CLHK’s Inaugural Talk: Topic Continuity in Conceptual Ethics and Beyond

Talk by David Plunkett (Dartmouth) and Tristram McPherson (OSU).

Date/Time: Friday March 5th, 9am Hong Kong Time.

Via Zoom: contact Matthew McKeever at if you’d like to attend.

Abstract. One important activity in conceptual ethics and conceptual engineering involves proposing to associate a new intension with an existing lexical item. Many philosophers think that one important way to evaluate such a proposal concerns whether it preserves the “topic” picked out the existing lexical item, and several have offered competing proposals concerning what is required for topic continuity. Our paper does two things. First, we distinguish the descriptive question of what is required for “topic continuity” as we currently understand it, from the conceptual ethics question of how it would be best for conceptual ethicists to use ‘topic continuity’ in evaluating their projects. Second, we motivate and provide a context-sensitive answer to the conceptual ethics question. This answer is motivated by the idea that there are several distinct considerations that we can care about in thinking about topic continuity, and how best to weigh them against each other can vary from context to context. We conclude by locating our account in a broader way of thinking about topic across a range of inquiries.


Talk by Amie Thomasson (Dartmouth): Title TBA.

Date/Time: Monday, March 22nd, 9pm Hong Kong Time

Via Zoom: contact Matthew McKeever at if you’d like to attend.

Talk by Una Stojnić (Princeton): Nonnegotiable Meanings: Communication, Ignorance, and Metalinguistic Negotiation

Date/Time: Friday, March 26th, 9am Hong Kong Time

Via Zoom: contact Matthew McKeever at if you’d like to attend.

Abstract. A piece of received wisdom among philosophers is that successful communication requires shared content. A speaker can convey to an audience a desire for water by uttering “I want water” just in case both can coordinate on a shared content—that the speaker desires water. Another piece of received wisdom emphasizes that competent speakers can fail to know, and often make errors about, the meanings of expressions without disrupting linguistic usage (Burge, 1979; Kripke, 1980; Putnam 1975). What allows them to do so is that they are situated in a network of causal/social/historical connections, to which they defer in linguistic usage. Deferential Network Models were introduced to sidestep any clash between successful usage and “arguments from ignorance and error” (Devitt and Sterelny, 1999). But, given potential ignorance, how can agents coordinate on substantive shared information successful communication presumes? How is communication possible in a world of deference?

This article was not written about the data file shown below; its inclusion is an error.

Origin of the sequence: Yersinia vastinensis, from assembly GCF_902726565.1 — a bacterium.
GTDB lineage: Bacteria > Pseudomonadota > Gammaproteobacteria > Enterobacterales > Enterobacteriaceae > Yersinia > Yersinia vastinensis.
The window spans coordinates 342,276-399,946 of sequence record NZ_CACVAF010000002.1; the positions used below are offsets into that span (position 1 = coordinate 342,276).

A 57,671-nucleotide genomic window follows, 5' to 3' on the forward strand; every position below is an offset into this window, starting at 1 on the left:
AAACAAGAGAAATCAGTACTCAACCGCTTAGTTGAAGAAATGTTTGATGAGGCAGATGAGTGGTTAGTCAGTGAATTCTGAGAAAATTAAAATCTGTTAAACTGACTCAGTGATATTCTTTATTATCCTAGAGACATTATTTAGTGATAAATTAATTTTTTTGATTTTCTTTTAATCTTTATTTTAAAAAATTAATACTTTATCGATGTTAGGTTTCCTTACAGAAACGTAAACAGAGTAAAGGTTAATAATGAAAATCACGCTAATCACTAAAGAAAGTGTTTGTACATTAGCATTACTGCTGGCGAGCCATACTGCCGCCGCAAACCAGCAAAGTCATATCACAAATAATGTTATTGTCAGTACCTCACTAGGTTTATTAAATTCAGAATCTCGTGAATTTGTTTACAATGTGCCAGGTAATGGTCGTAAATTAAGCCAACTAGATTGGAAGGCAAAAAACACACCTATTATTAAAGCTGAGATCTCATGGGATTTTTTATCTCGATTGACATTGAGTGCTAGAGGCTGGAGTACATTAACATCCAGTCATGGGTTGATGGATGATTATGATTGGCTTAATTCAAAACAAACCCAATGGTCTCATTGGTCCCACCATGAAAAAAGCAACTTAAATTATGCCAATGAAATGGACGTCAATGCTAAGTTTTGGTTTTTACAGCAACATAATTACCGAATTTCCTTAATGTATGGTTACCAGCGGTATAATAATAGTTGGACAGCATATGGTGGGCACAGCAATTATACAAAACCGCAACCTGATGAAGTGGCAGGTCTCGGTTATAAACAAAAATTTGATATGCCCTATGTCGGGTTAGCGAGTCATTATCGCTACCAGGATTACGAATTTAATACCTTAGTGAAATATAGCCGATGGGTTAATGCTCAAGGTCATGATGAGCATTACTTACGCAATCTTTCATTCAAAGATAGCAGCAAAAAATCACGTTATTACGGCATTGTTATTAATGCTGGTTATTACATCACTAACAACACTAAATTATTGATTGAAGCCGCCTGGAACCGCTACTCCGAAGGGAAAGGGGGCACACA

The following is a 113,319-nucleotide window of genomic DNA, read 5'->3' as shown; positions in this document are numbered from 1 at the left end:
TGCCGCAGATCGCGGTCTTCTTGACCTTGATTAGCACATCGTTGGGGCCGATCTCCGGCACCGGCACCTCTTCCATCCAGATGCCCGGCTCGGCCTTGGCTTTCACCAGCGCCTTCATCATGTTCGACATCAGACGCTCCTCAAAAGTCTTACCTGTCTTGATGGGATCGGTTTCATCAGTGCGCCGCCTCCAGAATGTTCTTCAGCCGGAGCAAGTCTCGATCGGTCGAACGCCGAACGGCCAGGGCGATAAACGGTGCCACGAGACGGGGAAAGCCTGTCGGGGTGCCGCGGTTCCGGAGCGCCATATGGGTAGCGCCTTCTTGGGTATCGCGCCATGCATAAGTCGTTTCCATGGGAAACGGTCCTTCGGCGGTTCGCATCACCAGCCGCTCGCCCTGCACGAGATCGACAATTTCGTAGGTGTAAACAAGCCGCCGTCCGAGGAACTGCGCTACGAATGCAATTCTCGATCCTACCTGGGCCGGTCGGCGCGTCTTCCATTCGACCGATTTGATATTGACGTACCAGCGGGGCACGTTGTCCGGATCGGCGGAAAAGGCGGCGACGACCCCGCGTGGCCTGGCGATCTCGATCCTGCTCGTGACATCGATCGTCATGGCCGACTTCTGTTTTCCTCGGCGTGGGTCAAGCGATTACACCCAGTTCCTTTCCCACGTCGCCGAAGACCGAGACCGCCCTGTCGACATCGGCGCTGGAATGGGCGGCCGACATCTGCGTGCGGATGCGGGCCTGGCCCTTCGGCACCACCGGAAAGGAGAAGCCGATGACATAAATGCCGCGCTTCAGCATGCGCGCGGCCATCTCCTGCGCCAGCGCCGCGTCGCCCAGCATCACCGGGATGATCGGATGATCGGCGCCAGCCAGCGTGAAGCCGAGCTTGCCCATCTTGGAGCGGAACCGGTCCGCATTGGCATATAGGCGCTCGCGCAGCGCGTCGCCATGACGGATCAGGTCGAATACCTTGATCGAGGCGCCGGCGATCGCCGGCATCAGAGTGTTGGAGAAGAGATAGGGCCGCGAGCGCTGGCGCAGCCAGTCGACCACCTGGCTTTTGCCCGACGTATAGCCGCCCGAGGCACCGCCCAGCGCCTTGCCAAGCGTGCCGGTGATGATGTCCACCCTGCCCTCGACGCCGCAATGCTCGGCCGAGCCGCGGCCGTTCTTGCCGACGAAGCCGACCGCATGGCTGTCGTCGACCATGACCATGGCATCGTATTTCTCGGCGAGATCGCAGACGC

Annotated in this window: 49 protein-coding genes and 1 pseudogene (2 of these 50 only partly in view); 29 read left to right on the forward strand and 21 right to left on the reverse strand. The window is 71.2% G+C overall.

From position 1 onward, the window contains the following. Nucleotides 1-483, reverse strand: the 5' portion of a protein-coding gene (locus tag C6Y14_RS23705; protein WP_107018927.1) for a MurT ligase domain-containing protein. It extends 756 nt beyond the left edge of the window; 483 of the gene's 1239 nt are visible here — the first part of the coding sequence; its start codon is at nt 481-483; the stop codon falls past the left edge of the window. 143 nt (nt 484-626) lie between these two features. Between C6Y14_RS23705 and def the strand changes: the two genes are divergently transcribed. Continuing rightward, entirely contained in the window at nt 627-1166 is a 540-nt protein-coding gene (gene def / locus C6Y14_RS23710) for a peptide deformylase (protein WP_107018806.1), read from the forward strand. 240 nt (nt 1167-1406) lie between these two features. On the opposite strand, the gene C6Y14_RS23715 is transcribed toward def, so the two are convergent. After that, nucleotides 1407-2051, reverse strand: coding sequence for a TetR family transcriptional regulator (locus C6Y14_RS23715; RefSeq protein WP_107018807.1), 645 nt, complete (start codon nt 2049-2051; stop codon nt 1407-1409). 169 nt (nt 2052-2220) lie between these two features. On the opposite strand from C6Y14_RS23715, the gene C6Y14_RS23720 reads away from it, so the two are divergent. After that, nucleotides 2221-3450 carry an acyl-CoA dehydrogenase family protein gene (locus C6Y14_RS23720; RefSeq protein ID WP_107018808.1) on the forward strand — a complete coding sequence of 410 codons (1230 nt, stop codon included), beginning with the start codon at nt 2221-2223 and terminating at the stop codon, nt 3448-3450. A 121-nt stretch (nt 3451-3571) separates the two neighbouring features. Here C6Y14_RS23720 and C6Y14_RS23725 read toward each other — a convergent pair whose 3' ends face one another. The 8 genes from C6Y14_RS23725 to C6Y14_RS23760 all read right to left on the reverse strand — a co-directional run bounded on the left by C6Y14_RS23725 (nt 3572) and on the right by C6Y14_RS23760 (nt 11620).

One reaction is to argue that little antecedent semantic knowledge is needed since we can coordinate on meanings on the fly. Some argue that meanings are dynamic, i.e., constantly changing, and potentially negotiated by members of a linguistic community even during a single conversation (Armstrong, 2016, Cappelen, 2018, Carston 2002, Davidson, 1986, Haslanger 2012; 2018, Ludlow 2008, 2014, Plunkett and Sundell 2013, i.a.). We, however, argue that given the practice of linguistic deference, meanings are non-negotiable, i.e., are not dynamic. Meta-linguistic negotiation can neither change word meaning nor secure a mutually shared content presupposed by communication. Indeed, accounts of meta-linguistic negotiation are unsuccessful in part because they already assume coordination on shared content. In response, one can either, deny that there is widespread ignorance and error, and so, a need for deference, or deny that communication requires a non-trivial mutual grasp of shared content. But either option carries a cost.

Talk by Mona Simion (Glasgow): Title TBA

Date/Time: Friday April 5th, 6pm Hong Kong time

Via Zoom: contact Matthew McKeever at if you’d like to attend.

About Our Events:

Details of events held by the center will be posted here (CFPs and so on will also be posted in the usual places, such as philevents, philos-l, and so on). Spring semester 2021 talks will be held on Zoom, and open to all interested.

Our first set of confirmed visiting speakers are:

◘ Laura Schroeter (Melbourne),

◘ Una Stojnic (Princeton)

◘ Cian Dorr (NYU)

◘ Sara Sawyer (Sussex)

◘ Mona Simion (Glasgow)

◘  David Plunkett (Dartmouth)

Amie Thomasson (Dartmouth)

Ishani Maitra (Michigan)

Dates in each case to be decided.